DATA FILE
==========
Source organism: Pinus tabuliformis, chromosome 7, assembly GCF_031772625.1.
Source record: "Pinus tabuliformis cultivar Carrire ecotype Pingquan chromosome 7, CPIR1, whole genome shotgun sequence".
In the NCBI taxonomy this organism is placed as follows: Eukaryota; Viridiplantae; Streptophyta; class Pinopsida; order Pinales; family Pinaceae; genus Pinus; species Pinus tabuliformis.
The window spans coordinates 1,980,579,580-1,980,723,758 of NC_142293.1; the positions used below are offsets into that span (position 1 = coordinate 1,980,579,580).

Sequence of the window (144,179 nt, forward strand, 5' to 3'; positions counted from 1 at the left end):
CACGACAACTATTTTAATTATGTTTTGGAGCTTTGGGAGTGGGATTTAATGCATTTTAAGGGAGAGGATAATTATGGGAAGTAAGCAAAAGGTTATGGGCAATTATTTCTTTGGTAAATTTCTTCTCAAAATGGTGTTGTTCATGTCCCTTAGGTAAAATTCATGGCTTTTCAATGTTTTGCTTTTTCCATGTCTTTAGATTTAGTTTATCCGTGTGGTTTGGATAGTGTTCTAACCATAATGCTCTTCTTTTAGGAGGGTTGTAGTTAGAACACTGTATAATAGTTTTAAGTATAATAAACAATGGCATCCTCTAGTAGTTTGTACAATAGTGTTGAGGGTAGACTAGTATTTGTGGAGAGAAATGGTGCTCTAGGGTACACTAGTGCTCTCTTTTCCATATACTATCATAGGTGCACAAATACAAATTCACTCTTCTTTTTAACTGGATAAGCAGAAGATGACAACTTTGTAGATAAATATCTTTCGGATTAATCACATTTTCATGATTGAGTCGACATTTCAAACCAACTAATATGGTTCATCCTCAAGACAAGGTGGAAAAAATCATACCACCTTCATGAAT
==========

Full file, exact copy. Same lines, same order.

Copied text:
Source organism: Pinus tabuliformis, chromosome 7, assembly GCF_031772625.1.
Source record: "Pinus tabuliformis cultivar Carrire ecotype Pingquan chromosome 7, CPIR1, whole genome shotgun sequence".
In the NCBI taxonomy this organism is placed as follows: Eukaryota; Viridiplantae; Streptophyta; class Pinopsida; order Pinales; family Pinaceae; genus Pinus; species Pinus tabuliformis.
The window spans coordinates 1,980,579,580-1,980,723,758 of NC_142293.1; the positions used below are offsets into that span (position 1 = coordinate 1,980,579,580).

Sequence of the window (144,179 nt, forward strand, 5' to 3'; positions counted from 1 at the left end):
CACGACAACTATTTTAATTATGTTTTGGAGCTTTGGGAGTGGGATTTAATGCATTTTAAGGGAGAGGATAATTATGGGAAGTAAGCAAAAGGTTATGGGCAATTATTTCTTTGGTAAATTTCTTCTCAAAATGGTGTTGTTCATGTCCCTTAGGTAAAATTCATGGCTTTTCAATGTTTTGCTTTTTCCATGTCTTTAGATTTAGTTTATCCGTGTGGTTTGGATAGTGTTCTAACCATAATGCTCTTCTTTTAGGAGGGTTGTAGTTAGAACACTGTATAATAGTTTTAAGTATAATAAACAATGGCATCCTCTAGTAGTTTGTACAATAGTGTTGAGGGTAGACTAGTATTTGTGGAGAGAAATGGTGCTCTAGGGTACACTAGTGCTCTCTTTTCCATATACTATCATAGGTGCACAAATACAAATTCACTCTTCTTTTTAACTGGATAAGCAGAAGATGACAACTTTGTAGATAAATATCTTTCGGATTAATCACATTTTCATGATTGAGTCGACATTTCAAACCAACTAATATGGTTCATCCTCAAGACAAGGTGGAAAAAATCATACCACCTTCATGAAT